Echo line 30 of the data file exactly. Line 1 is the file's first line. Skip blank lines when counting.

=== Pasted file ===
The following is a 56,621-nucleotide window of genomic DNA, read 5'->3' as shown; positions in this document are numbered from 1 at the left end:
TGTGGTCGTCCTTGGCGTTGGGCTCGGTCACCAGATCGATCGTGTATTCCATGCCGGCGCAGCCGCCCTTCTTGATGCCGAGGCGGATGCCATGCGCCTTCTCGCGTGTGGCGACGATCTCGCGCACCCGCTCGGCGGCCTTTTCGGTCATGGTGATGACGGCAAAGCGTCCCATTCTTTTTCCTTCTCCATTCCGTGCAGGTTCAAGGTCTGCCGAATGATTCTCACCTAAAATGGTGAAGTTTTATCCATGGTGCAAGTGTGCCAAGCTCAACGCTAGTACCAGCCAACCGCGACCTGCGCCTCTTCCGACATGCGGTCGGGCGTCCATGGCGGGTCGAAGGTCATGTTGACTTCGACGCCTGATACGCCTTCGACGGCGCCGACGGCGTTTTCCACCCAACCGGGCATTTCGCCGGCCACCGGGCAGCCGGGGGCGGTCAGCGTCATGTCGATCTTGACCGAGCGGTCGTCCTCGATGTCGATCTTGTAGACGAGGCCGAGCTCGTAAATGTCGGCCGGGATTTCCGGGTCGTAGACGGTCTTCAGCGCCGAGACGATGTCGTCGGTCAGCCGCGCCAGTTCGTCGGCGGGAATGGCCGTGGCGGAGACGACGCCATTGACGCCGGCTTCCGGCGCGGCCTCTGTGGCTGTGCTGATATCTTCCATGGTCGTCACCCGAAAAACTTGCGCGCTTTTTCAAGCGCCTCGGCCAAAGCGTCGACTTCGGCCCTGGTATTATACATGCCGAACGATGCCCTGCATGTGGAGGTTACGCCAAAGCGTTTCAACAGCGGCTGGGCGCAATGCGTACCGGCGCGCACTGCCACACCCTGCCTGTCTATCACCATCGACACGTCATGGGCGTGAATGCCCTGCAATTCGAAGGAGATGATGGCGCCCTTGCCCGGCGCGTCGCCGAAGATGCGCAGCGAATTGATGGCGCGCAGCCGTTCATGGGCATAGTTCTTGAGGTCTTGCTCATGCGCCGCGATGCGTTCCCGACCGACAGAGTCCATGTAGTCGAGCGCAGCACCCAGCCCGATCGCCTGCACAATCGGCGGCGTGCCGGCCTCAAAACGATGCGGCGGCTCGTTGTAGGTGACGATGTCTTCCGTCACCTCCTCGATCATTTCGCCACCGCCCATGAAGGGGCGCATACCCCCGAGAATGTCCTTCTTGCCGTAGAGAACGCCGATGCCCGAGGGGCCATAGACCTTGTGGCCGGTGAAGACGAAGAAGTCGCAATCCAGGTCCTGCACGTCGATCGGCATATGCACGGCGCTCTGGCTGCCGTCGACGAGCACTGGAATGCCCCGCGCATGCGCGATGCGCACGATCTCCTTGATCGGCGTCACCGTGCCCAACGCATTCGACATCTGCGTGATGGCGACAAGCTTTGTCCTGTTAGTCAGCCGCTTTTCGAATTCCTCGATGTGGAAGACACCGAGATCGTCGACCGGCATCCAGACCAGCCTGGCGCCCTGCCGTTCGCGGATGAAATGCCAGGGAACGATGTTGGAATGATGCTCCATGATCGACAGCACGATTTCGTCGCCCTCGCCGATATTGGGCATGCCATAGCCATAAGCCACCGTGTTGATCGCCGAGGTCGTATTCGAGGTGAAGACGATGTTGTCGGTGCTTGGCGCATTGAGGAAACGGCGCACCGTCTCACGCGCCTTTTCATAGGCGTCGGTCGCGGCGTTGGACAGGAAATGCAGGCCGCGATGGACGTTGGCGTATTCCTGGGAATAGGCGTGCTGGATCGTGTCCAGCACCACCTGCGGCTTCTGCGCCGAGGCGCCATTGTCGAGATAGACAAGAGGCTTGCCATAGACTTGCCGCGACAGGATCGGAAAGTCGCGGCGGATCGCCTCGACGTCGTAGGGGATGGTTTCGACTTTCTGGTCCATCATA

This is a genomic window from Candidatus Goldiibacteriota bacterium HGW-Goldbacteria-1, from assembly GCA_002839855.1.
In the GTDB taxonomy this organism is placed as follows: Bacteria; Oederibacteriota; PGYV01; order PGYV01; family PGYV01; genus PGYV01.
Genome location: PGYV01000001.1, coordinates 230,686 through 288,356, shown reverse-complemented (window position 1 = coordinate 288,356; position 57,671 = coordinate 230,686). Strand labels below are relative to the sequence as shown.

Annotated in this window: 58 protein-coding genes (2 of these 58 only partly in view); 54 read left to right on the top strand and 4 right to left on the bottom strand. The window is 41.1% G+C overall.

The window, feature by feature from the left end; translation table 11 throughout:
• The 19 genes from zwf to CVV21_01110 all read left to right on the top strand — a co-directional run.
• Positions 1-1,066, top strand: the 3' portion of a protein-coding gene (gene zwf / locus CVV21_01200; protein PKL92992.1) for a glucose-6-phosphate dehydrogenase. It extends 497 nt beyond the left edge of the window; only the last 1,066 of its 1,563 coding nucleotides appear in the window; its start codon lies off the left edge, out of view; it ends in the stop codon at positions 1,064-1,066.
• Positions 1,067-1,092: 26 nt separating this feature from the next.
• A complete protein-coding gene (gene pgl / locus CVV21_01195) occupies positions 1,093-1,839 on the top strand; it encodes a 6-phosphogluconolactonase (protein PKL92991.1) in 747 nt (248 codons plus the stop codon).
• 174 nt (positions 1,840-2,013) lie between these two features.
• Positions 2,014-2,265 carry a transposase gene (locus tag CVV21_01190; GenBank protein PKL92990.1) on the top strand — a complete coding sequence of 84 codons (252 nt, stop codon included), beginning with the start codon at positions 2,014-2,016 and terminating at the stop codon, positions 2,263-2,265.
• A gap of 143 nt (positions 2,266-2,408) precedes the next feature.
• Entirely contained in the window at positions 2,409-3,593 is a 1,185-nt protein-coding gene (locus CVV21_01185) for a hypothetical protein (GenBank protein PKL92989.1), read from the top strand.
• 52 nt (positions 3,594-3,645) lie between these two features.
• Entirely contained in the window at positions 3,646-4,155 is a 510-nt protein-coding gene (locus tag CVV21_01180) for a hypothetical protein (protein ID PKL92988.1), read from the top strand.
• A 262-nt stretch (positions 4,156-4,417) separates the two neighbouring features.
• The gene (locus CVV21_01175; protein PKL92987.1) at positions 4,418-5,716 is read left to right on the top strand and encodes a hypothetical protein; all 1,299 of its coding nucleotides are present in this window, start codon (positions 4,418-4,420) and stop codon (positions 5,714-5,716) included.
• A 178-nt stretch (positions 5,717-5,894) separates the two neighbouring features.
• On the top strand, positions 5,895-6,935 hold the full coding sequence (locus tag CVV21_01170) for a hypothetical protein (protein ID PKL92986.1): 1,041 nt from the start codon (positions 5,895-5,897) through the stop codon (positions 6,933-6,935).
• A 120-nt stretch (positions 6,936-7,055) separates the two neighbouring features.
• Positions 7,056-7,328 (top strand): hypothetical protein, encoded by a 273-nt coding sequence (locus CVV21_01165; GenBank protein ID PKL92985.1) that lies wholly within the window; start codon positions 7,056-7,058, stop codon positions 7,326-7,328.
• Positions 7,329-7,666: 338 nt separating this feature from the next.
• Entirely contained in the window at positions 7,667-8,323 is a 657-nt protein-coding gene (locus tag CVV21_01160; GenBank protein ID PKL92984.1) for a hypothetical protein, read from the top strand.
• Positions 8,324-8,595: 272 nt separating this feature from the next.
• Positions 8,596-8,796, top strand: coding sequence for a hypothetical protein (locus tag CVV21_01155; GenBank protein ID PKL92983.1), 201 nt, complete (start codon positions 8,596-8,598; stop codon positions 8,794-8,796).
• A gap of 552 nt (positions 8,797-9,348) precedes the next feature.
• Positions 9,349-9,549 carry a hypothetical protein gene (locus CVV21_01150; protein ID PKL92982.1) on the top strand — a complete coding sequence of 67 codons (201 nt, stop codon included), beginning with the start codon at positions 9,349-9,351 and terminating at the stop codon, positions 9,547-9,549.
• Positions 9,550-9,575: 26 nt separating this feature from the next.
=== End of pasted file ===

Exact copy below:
• Positions 9,550-9,575: 26 nt separating this feature from the next.